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Federal court upholds mayor's pension overhaul

A federal appeals court on Wednesday upheld Mayor Stephanie Rawlings-Blake's overhaul of Baltimore's police and fire pension system, but left open avenues for the unions to keep fighting.

"I'm certainly pleased with the court's ruling," Rawlings-Blake said of the decision. City officials say it cut about $400 million in pension costs by reducing benefits, raising the retirement age and requiring higher contributions from workers.

"It was not something any of us wanted to do," the mayor said. "We had to take some very dramatic action because of the fiscal conditions of the city."

The 4th U.S. Circuit Court of Appeals in Richmond, Va., overturned a lower court's ruling in 2012 that a key provision of the 2010 law limiting cost-of-living increases for younger retirees was unconstitutional and not reasonable. The appeals court concluded that the rights of the police officers and firefighters "were not impaired" because they could have contested the law in state court for "breach of contract."

The city's victory Wednesday likely was not the final word about the changes, which took effect in 2010.

Judge Barbara Milano Keenan of the 4th Circuit wrote that the unions could try again to challenge the law using a different argument, specifically that the city has taken "private property for public use, without just compensation."

Gene Ryan, vice president of the police officers union, said the "best" option would be to settle the suit, but the officers planned to continue the matter in court if necessary.

"We're going to push on," he said.

Rick Hoffman, president of the firefighters union, said the groups plan to continue to fight.

"Are we saying, 'Give up?' No," Hoffman said. "We have to get with our attorneys and decide which way to go, whether it's federal or state. I personally think this ruling strengthens our stance."

Hoffman lamented that no court to date has given a definitive, final ruling on the lawsuit, in which the public safety officers contend that Rawlings-Blake's pension overhaul was unconstitutional.

"Maybe I'm naive, but I kind of expected the 4th Circuit to say, 'You're a winner or a loser,' " Hoffman said. "Now we have to pay our attorneys more money to keep fighting, and the city has to keep paying its attorneys to keep fighting."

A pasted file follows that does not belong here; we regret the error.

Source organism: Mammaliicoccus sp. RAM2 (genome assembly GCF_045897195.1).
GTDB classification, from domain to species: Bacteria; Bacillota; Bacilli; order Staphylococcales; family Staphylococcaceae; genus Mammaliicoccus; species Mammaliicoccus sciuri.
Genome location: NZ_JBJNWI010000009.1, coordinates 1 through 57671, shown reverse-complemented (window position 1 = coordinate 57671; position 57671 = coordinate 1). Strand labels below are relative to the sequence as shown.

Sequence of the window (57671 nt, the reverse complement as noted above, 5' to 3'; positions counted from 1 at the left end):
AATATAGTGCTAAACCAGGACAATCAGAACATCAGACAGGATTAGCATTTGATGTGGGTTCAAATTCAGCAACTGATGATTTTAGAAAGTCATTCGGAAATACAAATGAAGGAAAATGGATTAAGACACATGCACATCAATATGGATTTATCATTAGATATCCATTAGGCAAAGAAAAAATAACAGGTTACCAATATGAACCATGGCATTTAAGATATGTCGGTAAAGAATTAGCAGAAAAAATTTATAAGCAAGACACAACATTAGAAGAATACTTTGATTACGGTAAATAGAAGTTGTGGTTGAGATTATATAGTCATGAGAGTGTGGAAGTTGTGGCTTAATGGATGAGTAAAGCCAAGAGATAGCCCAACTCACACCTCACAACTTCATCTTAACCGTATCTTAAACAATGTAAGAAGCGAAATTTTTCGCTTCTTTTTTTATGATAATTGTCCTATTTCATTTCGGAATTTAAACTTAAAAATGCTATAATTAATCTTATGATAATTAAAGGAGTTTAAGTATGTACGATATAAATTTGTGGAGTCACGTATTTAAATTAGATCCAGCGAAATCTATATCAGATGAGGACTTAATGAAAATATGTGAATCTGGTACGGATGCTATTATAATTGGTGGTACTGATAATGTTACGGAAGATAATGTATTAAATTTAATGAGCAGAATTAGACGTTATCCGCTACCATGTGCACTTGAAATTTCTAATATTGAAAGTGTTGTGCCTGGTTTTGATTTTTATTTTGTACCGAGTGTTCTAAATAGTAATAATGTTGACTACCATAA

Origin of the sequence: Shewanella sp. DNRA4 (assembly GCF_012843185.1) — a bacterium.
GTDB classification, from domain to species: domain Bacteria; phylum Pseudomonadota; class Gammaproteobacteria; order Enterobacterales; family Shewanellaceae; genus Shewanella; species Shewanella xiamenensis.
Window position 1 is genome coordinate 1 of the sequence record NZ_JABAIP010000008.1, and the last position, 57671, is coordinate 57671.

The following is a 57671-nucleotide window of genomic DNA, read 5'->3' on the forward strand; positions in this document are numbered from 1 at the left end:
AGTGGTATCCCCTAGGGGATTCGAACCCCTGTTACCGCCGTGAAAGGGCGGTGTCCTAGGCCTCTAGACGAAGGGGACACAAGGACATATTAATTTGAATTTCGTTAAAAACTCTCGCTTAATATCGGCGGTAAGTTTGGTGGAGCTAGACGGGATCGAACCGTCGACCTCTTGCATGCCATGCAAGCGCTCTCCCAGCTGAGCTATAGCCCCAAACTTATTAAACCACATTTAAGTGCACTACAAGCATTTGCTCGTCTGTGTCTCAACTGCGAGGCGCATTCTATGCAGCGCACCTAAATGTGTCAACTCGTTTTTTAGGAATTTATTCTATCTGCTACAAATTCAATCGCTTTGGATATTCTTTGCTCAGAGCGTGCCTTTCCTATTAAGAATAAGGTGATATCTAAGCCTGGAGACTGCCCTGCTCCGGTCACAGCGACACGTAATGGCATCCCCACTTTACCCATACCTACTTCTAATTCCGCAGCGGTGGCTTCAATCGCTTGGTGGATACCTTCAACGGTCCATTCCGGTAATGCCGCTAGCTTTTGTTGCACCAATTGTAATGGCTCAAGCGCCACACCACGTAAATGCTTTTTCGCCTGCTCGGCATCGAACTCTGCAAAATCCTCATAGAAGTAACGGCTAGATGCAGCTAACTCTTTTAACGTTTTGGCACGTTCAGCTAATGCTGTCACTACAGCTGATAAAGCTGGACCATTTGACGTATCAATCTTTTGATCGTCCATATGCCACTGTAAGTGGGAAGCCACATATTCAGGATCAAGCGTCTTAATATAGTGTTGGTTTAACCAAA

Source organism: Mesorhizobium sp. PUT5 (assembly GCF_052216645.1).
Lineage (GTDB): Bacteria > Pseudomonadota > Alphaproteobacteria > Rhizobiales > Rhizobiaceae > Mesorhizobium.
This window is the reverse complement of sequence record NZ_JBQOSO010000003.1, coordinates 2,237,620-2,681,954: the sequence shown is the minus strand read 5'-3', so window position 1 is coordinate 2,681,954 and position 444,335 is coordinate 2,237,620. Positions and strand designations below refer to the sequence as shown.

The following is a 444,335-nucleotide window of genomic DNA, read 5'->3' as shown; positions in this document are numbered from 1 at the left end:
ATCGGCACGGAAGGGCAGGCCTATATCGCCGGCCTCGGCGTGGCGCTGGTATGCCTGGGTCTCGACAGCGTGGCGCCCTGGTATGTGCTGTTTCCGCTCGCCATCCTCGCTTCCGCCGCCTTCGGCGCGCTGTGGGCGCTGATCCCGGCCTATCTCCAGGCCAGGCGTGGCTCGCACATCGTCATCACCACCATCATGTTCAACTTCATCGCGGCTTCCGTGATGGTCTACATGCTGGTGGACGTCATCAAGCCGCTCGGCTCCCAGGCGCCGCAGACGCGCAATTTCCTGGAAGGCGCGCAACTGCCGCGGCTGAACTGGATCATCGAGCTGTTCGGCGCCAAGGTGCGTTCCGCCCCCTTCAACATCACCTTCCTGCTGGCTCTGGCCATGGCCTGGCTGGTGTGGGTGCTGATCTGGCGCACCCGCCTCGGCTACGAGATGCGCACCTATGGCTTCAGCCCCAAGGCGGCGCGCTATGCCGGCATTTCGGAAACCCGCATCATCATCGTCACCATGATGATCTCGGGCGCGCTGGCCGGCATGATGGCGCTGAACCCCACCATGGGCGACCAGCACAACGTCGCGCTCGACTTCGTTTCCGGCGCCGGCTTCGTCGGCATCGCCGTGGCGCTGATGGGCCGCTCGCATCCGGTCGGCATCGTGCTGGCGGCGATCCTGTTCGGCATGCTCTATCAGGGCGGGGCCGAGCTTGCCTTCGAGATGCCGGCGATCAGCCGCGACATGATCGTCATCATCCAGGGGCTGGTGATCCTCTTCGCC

Rawlings-Blake has embarked on a long-term plan to reduce city spending, including cuts in health care expenses and a 10 percent reduction in the size of government. The unions contend that officials broke promises to public safety officers by overhauling their pensions.

Citing the city's improved fiscal health, Standard & Poor's recently upgraded the city's bond rating to AA.

The mayor introduced the pension overhaul in 2010, saying it would save the city at least $64 million a year and prevent an imminent fiscal crisis. The unions, in response, launched a campaign against Rawlings-Blake and her City Council supporters, picketing City Hall and posting billboards accusing elected leaders of turning their backs on public safety workers.

"It did get ugly," Rawlings-Blake said Wednesday. "It was a very unfortunate time for the city. But I knew back then that what I was doing was right, and I'm pleased the court hasn't undone our progress."

Under the mayor's plan, firefighters and police have been required to increase contributions to the pension fund — now 10 percent of their salaries. Many officers were told that they would no longer be able to retire after 20 years, but would have to stay on the force for 25 years to receive their pensions. Retired workers also lost what was called the "variable benefit," an annual increase tied to the stock market. Instead, the youngest retirees receive no annual increase through the variable benefit, and older retirees receive a 1 percent or 2 percent annual increase.

In 2012, U.S. District Judge Marvin J. Garbis took issue with that aspect of the law, ruling that the cost-of-living adjustments were unconstitutional in that they harmed younger retirees too severely. The appeals court overturned that decision Wednesday.

City Solicitor George Nilson said he believes the 4th Circuit's decision places the Rawlings-Blake administration in a stronger negotiating position.

"We won, but the ruling does not say there cannot be and will not be any more litigation," Nilson said. "It would be a long haul. They would have to start all over again. Litigation is expensive."

He said the unions previously asked for reimbursement of attorney fees and "significant annual expenses" from the city to settle the lawsuit.

"Those things aren't realistically on the table anymore," Nilson said.

Hoffman said the unions have always preferred to settle the suit rather than fight in court. He said he hoped Wednesday's decision would place new emphasis on settlement negotiations.

"I believe it's a signal to Stephanie Rawlings-Blake and myself to say, 'Let's sit down. Let's lock the door. And let's not come out until we're done with this,'" Hoffman said.

Rawlings-Blake has also targeted the city's other pension system. She's won passage of legislation requiring civilian municipal workers to contribute 5 percent of their salaries to their pension fund and privatized a portion of new workers' retirement plans. A plan to privatize part of the pensions of new public safety workers is pending in a City Council committee.

lbroadwater@baltsun.com

twitter.com/lukebroadwater

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